The conversation meanders on until Mr. Irwine, with ironic prescience, says, “My mother and I have a little discussion about you sometimes: she says, ‘I’ll never risk a single prophecy on Arthur until I see the woman he falls in love with.’” Mr. Irwine then enjoins Arthur not to let him down and prove old Mrs. Irwine right. Arthur winces and shrinks from telling Mr. Irwine his story: “the mere fact that he was in the presence of an intimate friend, who had not the slightest notion that he had had any such serious internal struggle as he came to confide, rather shook his own belief in the seriousness of the struggle.”
Instead, Arthur pursues the subject hypothetically. He maintains, “It is hardly an argument against a man’s general strength of character that he should be apt to be mastered by love.” Mr. Irwine counters, “A man can never do anything at variance with his own nature. He carries within him the germ of his most exceptional action; and if we wise people make eminent fools of ourselves on any particular occasion, we must endure the legitimate conclusion that we carry a few grains of folly to our ounce of wisdom.”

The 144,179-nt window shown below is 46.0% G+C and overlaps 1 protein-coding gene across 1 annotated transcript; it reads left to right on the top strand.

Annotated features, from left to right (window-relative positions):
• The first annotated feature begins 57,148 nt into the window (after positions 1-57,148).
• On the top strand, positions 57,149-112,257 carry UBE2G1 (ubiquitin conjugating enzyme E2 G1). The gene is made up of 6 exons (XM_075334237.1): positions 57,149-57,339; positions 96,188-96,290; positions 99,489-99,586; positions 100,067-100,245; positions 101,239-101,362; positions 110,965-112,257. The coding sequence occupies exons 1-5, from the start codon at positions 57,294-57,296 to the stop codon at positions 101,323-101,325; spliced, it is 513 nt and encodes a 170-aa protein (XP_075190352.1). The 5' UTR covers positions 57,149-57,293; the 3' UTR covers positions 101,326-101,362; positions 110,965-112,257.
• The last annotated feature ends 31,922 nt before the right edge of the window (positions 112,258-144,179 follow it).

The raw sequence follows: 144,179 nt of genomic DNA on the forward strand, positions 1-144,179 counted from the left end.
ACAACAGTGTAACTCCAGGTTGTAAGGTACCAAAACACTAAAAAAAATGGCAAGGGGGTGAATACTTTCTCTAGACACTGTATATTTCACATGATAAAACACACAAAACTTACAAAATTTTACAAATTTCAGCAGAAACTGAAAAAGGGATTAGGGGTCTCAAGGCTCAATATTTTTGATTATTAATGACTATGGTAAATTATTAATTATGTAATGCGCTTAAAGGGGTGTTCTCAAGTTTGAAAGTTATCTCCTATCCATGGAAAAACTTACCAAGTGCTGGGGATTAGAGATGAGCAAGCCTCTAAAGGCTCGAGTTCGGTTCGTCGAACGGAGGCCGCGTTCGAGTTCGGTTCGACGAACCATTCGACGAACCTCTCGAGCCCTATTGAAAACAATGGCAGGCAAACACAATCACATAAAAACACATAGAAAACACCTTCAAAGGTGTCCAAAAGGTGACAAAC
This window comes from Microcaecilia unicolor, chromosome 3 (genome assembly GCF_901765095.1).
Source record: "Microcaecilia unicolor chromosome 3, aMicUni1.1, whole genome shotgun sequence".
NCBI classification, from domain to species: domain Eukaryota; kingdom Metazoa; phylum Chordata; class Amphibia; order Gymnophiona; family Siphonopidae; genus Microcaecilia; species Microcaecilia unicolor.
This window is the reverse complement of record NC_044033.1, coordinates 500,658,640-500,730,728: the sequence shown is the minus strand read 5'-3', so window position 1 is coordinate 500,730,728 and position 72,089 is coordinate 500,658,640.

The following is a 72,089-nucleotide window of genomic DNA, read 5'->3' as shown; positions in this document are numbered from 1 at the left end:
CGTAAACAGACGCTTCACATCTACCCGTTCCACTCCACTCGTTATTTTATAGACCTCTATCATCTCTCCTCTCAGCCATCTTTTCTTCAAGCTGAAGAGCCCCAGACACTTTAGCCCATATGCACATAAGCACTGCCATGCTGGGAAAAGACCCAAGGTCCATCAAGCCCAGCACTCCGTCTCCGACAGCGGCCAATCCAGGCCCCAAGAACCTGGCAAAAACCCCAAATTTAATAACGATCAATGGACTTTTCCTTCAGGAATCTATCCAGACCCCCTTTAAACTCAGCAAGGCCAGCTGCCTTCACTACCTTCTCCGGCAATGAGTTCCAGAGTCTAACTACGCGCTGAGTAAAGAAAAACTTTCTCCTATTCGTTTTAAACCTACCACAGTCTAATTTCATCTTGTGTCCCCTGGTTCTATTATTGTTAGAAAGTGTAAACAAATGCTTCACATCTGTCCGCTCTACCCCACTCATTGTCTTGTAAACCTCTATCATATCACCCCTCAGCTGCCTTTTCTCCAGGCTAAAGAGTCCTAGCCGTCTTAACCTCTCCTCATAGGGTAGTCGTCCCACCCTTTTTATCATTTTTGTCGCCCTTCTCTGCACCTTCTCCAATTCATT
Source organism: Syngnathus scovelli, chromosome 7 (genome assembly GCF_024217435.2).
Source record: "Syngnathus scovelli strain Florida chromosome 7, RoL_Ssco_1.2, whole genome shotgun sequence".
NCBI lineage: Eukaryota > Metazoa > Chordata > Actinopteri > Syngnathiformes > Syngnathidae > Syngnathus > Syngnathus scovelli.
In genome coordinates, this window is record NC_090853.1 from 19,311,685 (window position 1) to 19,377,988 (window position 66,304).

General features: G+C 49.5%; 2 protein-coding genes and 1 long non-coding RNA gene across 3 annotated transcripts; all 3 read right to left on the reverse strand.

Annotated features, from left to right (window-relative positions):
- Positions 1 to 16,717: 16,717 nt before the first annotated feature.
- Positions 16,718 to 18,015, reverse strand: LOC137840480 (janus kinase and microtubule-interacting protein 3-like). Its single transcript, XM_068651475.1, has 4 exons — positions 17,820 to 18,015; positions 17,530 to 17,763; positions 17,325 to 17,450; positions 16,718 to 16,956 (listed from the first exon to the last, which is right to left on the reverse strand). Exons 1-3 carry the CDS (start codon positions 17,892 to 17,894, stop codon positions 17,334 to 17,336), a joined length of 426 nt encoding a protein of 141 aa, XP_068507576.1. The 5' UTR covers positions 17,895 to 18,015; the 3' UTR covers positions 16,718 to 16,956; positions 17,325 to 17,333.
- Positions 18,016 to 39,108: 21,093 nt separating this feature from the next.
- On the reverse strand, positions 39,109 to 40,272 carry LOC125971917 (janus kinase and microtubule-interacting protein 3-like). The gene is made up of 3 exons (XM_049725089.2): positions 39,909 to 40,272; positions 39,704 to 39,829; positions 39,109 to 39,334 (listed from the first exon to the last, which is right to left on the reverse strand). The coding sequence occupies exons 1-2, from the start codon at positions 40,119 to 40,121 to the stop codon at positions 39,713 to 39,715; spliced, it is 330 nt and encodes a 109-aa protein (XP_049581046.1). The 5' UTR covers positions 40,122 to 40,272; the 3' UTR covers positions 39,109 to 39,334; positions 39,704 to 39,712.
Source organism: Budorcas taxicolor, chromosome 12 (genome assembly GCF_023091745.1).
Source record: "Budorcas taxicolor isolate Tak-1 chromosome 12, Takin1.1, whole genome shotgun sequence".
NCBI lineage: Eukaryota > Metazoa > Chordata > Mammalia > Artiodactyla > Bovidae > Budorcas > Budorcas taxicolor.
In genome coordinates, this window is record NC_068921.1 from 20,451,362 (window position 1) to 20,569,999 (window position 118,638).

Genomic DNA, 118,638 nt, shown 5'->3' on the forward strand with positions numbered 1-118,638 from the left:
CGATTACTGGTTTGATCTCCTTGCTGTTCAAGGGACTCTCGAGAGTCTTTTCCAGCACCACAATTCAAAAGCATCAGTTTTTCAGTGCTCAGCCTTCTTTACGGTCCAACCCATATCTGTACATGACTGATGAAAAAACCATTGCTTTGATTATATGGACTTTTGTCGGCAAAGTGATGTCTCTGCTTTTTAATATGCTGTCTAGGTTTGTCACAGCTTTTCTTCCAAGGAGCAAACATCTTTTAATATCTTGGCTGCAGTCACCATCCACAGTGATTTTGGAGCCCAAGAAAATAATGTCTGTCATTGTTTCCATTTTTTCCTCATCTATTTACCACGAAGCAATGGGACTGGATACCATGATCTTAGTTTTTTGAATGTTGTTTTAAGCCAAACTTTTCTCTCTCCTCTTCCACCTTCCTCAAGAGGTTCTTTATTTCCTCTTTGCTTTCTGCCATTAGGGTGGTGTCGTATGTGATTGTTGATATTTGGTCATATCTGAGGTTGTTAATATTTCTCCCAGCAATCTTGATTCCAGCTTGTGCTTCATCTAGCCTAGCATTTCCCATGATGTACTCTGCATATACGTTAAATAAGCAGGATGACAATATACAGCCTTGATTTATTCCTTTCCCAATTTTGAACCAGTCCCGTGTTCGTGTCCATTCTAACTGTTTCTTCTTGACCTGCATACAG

Mr. Irwine is slow to perceive that Arthur may have a pressing reason for pursuing the argument. Finally, he gets there: “He really suspected that Arthur wanted to tell him something, and thought of smoothing the way for him by a direct question.” But it’s too late: Arthur senses there’s too much at stake, and he may later come to regret his confession. Mr. Irwine suddenly wonders if Hetty (whom he knows) is occupying Arthur’s thoughts. But he dismisses the notion and the subject is changed. Eliot slams the door: “The opportunity was gone. While Arthur was hesitating, the rope to which he might have clung had drifted away—he must trust now to his own swimming.”
Arthur is, for sure, headstrong, arrogant, and selfish. But he is also anxious, fearful, and corrigible. Mr. Irwine gets so much right. Yet in the end the pastoral conversation is a failure. The consequences for Arthur are grim, and for Hetty, catastrophic. What can we learn from this scene about the practice of being with the troubled?